Factors related to hospital nurse intention to leave: Does striving for work-life balance and sense of coherence affect wishes to stay in the organization?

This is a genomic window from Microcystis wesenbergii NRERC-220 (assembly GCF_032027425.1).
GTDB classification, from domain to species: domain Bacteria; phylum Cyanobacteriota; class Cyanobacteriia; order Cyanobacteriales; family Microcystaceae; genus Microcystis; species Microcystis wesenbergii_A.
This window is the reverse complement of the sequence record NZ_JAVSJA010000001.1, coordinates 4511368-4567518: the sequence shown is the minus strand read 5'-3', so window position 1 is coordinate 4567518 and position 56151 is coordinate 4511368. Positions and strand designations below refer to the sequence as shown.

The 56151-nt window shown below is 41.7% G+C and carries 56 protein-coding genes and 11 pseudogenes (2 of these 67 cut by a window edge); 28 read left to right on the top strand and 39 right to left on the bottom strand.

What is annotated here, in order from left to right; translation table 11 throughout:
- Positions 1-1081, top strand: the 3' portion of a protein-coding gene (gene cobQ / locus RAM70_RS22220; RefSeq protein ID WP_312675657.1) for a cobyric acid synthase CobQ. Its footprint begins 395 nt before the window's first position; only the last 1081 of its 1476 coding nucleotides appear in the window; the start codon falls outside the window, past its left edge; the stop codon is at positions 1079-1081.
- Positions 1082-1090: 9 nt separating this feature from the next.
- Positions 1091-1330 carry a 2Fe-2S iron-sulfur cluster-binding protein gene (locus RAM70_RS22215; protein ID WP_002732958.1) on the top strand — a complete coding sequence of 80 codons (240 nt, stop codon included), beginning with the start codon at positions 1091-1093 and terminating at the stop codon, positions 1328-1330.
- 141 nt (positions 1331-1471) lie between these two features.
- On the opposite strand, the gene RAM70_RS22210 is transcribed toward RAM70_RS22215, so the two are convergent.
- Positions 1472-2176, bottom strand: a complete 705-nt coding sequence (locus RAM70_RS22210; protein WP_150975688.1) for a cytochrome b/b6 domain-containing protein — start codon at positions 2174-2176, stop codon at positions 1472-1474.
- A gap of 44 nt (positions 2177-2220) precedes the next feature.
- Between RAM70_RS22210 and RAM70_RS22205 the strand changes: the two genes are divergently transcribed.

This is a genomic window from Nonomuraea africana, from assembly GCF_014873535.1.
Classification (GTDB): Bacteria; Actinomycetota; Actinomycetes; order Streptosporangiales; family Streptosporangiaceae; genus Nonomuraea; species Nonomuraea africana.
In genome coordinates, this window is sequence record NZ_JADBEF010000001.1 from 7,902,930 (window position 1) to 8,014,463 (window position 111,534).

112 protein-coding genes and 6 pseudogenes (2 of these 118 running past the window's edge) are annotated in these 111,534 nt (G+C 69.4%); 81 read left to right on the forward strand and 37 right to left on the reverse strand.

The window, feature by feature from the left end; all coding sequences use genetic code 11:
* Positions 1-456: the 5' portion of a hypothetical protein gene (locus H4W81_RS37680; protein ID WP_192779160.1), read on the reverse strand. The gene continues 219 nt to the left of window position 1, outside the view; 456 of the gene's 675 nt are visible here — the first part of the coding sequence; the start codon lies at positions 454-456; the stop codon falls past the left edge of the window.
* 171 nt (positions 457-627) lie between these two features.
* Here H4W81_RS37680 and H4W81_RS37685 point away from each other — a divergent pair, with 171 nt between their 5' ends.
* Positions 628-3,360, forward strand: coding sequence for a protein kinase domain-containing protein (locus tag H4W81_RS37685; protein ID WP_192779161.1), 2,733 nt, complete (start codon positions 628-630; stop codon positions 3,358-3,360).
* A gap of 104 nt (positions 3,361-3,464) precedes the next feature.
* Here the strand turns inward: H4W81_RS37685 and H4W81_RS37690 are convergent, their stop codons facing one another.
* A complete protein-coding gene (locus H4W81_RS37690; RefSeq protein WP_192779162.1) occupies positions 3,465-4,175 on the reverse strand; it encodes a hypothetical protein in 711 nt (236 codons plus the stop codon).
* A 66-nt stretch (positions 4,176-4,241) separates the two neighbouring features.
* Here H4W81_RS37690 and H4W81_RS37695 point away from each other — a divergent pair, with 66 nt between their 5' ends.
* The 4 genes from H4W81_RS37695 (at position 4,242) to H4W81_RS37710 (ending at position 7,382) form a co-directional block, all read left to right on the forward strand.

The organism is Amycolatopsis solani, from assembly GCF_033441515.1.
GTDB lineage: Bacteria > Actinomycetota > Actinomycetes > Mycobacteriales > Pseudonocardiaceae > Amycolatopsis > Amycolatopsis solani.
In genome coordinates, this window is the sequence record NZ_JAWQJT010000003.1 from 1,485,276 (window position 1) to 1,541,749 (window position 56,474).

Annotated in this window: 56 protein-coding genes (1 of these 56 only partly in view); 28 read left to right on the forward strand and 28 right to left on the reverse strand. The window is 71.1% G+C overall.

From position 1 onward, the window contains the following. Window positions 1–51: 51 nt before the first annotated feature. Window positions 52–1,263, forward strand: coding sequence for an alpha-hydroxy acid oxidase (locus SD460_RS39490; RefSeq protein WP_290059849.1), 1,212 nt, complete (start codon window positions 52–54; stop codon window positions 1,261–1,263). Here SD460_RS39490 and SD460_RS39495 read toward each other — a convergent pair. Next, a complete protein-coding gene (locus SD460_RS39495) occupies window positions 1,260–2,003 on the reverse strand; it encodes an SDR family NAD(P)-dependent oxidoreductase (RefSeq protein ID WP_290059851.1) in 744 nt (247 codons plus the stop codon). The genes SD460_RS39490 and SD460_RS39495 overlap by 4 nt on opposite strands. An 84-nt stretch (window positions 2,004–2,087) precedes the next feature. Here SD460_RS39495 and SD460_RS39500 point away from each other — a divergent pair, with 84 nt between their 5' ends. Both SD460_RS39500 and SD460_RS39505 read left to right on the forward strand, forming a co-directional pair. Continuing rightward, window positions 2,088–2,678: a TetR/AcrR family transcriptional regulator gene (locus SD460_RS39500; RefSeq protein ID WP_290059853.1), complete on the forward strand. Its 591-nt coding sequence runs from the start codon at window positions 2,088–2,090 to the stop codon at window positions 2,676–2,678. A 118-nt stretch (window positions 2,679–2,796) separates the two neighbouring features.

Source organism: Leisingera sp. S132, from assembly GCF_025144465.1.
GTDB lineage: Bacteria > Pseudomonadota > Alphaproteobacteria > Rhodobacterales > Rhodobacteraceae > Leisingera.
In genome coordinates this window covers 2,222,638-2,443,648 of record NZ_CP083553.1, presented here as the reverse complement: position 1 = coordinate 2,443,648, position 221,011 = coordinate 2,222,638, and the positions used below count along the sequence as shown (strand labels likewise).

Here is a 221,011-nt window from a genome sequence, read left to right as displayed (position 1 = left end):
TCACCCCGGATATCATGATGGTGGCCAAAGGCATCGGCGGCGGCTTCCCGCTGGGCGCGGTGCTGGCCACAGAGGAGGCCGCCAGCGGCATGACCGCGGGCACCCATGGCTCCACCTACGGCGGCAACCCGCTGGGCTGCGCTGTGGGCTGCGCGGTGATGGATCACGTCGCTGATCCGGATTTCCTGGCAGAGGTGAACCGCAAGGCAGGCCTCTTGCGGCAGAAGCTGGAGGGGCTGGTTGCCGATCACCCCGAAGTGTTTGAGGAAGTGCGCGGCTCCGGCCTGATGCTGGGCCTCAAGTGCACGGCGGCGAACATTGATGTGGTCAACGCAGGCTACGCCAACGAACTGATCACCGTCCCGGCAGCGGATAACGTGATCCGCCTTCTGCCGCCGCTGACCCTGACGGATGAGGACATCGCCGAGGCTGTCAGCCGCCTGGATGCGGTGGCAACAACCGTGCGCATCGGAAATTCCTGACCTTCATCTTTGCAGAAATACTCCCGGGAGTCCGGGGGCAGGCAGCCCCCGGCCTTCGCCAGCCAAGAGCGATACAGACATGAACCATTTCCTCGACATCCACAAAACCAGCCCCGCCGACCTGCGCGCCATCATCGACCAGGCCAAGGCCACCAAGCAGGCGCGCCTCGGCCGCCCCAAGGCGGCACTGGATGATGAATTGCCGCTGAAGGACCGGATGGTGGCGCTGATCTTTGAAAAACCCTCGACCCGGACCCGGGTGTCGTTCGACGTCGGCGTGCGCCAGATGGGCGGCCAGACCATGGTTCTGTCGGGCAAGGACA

The aim of this study is to identify relationships between striving for work-life balance (S-WLB), sense of coherence (SOC), and intention to leave among hospital nurses. In August of 2017, we conducted a self-administered questionnaire survey to 2239 nurses at nine public hospitals. The questionnaire included demographic factors, work environmental factors, organizational factors, striving for work-life balance, a 13-item SOC, the Maslach Burnout Inventory, and intention to leave. We carried out a multiple regression analysis with intention to leave as the dependent variable and others as independent variables. We obtained valid responses from 1368 full-time employed nurses (61.1%). The mean age of respondents was 36.38 ± 10.18 years, and the length of clinical experience 13.4 ± 9.65 years. The mean total score of the intention to leave was 14.58 ± 5.09. As a result of the multiple regression analysis, the S-WLB and the SOC were found to be statistically related to the intention to leave even after controlling for the confounding factor of burnout. In addition, the satisfaction of desire level for the actual working assignment at the workplace was a significant independent factor. In this study, the full-time nursing staff had a low intention to leave score when they had a high score in the S-WLB and the SOC. It was also found that the level of satisfaction with appointment to a desired assignment is a significant factor in the intention to leave. In establishing an attractive workplace for nursing staff, it is important to create a workplace environment and supports to be able to properly evaluate workplace satisfaction after assignments are made while taking into account individual S-WLB and SOC functions.